Amazon has offered to drop the Most Favoured Nation clauses from its e-book contracts, following a European Commission investigation into the online retailer’s deals, it has been reported today.
According to Reuters the proposal means that Amazon, by far the most dominant e-bookseller in the UK and across Europe, will no longer—through specific MFN clauses—force publishers to give them terms as good as those for rivals. Reuters quotes “a person familiar with the matter”, but the report is consistent with what The Bookseller has been told. It was reported last year that Amazon was seeking to settle the case. Last week Apple and Amazon ended a deal that tied them into an exclusive contract for the supply and sale of audiobooks, after pressure from regulators.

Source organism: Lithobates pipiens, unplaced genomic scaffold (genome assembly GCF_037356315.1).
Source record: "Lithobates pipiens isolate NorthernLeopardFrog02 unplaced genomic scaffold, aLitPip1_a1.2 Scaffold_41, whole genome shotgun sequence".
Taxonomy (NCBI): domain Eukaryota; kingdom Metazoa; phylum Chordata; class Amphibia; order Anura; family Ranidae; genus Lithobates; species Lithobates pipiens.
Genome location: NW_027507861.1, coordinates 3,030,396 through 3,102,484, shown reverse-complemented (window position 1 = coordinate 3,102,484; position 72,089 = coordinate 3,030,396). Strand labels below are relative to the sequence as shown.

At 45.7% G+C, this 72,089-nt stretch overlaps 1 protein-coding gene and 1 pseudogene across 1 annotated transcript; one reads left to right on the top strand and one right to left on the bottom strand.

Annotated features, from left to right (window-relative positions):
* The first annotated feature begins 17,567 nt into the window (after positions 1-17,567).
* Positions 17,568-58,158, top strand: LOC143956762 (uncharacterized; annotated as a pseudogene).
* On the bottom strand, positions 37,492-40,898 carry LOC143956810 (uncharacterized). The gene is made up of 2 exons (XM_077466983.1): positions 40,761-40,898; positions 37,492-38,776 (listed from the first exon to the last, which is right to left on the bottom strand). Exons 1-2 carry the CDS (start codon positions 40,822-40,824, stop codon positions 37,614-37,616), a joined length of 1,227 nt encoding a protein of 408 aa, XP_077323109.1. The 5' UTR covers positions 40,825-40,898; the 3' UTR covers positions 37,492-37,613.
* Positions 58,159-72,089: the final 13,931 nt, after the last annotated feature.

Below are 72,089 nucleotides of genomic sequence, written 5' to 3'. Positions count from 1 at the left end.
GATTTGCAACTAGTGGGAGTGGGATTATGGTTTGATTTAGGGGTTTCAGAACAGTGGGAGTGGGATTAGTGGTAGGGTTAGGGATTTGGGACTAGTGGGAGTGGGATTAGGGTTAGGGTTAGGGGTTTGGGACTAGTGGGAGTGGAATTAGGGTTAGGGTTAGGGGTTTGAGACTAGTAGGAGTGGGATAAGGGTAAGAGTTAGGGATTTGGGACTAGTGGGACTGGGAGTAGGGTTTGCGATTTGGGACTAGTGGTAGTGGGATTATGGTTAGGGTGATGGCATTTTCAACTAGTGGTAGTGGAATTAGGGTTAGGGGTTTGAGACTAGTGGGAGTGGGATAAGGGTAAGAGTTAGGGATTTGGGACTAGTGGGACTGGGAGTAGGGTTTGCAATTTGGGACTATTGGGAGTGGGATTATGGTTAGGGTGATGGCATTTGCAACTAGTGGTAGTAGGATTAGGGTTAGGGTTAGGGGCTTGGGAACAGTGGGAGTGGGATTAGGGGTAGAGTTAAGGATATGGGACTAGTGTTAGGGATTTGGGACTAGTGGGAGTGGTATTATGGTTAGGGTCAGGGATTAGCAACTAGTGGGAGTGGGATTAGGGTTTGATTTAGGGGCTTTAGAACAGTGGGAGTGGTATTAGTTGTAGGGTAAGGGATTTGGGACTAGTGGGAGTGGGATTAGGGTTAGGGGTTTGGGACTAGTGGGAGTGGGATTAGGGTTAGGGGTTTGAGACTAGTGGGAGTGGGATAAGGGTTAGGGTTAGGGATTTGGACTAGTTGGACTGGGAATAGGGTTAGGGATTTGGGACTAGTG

The EC opened a formal antitrust investigation into “certain business practices” by Amazon in the distribution of e-books in June 2015; in particular the probe focused on clauses which have shielded Amazon from competition from other e-book retailers, these included the right to be informed of more favourable or alternative terms offered to its competitors; and/or the right to terms and conditions at least as good as those offered to its competitors.
The Bookseller reported in June 2014 that Amazon was pressing for new terms with contracts that included MFN clauses over pricing and deals, though MFN requirements have been in some publisher contracts for longer. The terms are widely believed to have been a significant factor in preventing competition emerging in the moribund e-book market that Amazon currently dominates.